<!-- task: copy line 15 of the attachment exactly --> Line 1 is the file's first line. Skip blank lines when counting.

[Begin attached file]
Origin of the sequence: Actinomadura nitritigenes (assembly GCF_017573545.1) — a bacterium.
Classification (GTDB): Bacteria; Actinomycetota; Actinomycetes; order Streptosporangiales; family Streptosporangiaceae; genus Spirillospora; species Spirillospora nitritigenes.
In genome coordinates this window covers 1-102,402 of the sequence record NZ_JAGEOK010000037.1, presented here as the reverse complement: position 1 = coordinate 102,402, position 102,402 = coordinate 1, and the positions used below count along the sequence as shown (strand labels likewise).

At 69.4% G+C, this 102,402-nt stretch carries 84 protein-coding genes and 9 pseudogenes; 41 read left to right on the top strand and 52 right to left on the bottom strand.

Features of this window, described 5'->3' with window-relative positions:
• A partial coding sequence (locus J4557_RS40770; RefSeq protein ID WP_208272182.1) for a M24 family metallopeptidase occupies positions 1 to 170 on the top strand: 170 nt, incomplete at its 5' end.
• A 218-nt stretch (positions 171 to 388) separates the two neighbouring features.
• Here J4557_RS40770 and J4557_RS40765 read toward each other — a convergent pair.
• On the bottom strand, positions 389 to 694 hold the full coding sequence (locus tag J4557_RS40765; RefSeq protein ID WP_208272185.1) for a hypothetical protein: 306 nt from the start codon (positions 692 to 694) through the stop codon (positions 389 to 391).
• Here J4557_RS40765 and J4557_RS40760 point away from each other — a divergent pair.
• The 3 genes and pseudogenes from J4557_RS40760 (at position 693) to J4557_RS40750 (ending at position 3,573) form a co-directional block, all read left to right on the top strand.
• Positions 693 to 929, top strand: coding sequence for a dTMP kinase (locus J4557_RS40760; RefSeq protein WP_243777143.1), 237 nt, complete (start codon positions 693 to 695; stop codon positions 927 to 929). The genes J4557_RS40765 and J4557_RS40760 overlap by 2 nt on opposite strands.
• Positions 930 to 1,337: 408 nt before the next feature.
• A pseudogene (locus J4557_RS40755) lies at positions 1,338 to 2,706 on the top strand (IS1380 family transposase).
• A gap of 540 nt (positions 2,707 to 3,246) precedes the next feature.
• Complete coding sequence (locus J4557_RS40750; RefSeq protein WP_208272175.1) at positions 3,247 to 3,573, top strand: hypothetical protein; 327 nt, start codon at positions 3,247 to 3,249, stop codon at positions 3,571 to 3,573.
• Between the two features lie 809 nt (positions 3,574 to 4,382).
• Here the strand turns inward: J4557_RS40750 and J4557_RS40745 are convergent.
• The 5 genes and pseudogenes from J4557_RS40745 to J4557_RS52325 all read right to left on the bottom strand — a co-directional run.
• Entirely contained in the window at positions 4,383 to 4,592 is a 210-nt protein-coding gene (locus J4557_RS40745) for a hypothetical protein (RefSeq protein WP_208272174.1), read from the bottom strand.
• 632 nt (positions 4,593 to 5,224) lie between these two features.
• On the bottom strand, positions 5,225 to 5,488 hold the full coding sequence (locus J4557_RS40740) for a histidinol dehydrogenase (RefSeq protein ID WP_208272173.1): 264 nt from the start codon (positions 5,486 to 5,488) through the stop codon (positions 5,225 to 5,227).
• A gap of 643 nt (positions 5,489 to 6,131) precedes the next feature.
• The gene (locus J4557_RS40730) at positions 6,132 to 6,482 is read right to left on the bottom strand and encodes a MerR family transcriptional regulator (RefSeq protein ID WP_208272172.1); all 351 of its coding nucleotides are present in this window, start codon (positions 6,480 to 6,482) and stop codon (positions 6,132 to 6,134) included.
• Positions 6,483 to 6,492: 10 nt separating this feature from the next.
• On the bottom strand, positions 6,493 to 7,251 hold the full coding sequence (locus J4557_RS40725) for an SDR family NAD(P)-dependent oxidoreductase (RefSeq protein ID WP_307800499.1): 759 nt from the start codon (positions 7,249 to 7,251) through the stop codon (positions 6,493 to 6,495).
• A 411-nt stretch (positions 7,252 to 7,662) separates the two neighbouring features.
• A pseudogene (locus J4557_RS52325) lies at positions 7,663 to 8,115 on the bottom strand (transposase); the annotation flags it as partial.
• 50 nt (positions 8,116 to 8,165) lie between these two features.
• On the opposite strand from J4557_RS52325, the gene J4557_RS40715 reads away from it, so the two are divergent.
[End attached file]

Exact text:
• A gap of 540 nt (positions 2,707 to 3,246) precedes the next feature.